#tuttle tokens

“Tuttle is like networking but isn’t the kind of thing where you pass around your business cards”

There was a time when this was a radical statement.  We were doing something new here by putting the focus on the personal relationship rather than the exchange of information.  You come along, you talk to people, you have ideas, you go away together and do stuff.  As opposed to: We meet, we exchange data, I give you a line in my database and hope that you’ll reciprocate, then our customer relationship management systems spam each other until one of us gives in.

I haven’t seen so many business cards on Friday mornings lately.  But when we closed down C4CC I found that the kindly folk had been preserving my card collection and so it was one of the few things I took away at the end.

This weekend, I sat down to look at them all. Now, not all of these are from tuttle, I will have picked some up from other meetups or through working with people at C4CC but there’s a lot of them.  I met a lot of people since 2008.

The first thing that jumps out is the weird branding choices we were making five or six years ago.  Mainly in the form of oddly-spelled business names and kooky sounding job titles.  I’m not going to single anyone out because we all did it in one form or another.  I suppose it was part of a whole bunch of people creating their own personal brand for the first time through trial and error.

There were a lot of people who are now Facebook friends or whom I follow on Twitter.    We’re connected, I can get in touch with them, I know who they are – was there a time when they had to give me their card?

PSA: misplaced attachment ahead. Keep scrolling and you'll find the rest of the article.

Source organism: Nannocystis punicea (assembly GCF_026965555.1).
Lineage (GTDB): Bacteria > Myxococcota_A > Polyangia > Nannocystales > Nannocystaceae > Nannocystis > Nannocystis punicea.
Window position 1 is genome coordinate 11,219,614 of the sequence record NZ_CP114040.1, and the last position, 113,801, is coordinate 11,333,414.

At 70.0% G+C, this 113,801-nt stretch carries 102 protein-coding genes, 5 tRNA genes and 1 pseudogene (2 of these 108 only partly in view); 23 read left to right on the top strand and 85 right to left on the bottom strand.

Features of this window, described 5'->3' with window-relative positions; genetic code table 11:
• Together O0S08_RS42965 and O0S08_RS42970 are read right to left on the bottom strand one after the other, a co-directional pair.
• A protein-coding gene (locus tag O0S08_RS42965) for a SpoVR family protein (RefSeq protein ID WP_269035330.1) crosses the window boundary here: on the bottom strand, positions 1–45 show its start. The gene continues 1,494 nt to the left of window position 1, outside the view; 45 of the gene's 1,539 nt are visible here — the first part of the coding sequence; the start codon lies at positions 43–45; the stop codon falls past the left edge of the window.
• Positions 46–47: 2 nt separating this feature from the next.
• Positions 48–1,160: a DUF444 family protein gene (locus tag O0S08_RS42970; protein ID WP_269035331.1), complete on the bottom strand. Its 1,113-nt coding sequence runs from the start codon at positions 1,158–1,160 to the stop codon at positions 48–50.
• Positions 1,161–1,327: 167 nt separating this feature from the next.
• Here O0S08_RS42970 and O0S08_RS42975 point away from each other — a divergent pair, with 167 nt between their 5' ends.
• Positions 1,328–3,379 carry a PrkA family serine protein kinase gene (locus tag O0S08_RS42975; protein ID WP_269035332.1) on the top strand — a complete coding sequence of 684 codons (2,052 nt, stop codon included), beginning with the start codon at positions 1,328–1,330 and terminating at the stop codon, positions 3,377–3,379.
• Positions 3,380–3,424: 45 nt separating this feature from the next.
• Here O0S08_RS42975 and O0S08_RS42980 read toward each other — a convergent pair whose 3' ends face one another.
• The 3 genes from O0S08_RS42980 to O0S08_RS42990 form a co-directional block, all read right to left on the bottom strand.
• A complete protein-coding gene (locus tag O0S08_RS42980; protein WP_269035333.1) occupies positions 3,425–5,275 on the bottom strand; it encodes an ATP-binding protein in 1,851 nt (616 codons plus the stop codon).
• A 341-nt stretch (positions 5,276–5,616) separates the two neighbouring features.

And then there are the hundreds of people who I have no idea about at all, I don’t remember their name, I don’t remember their business, I kind of understand why I might have bumped into them, but the handing over of the business card was the last I knew of them (presumably because neither of our customer relationship management systems were that hot).

We talked about exchanging tokens last Friday.  A general conversation about cryptocurrency turned into a more specific “What would a TuttleBuck be like, what would it be for, how would they be created, what would they be worth, how long would they last, would there be unexpected consequences?”

I’m interested in the idea of creating something that marks attendance and then seeing what happens to it.  If you accumulate 20 Tuttlebucks in the next six months what would you do with them?  It’s not meant as an incentive, it’s not for the purpose of increasing attendance, but wouldn’t it be interesting to see what effect it has?  Which points me to thinking “What are the questions to ask when you’re creating a currency like this?”  Because there are going to be a lot of them and we’re going to have to get used to dealing with other more sophisticated forms of contract than cash.  Is there a checklist of things you have to think about?

5 thoughts on “#tuttle tokens”

  1. Interesting. I’m wondering if this will emerge as a kind of digital currency that represents “strong links” within a “community”, maybe a kind of short-cut, rough-approximation to a description of a trust-network. I want to be part of this conversation.

    Good to see Tuttle re-energised in its new home.

    Note to self – This could be one of the currencies in #LandscapeOfChange. Remember to get back into the Tuttle habit and start collecting my TuttleBucks

  2. It sounds a little bit like the Parkrun philosophy and people getting t-shirts for completing a number of runs (50 and then 100 I think). I’ve never been to Parkrun, but from what I can tell if we called it ‘Tuttle for runners’ we might not be far wrong.
    It might be worth exploring how they are building their community.

  3. I wonder how this would relate to time banks, a kind of local currency scheme where members gain credits for participating … which you can exchange for other things – other people’s time, joining activities. You’ve just reminded me that we thought about setting up one for Desta, not least so that we could show the huge amount of time that some members had invested in the consortium.

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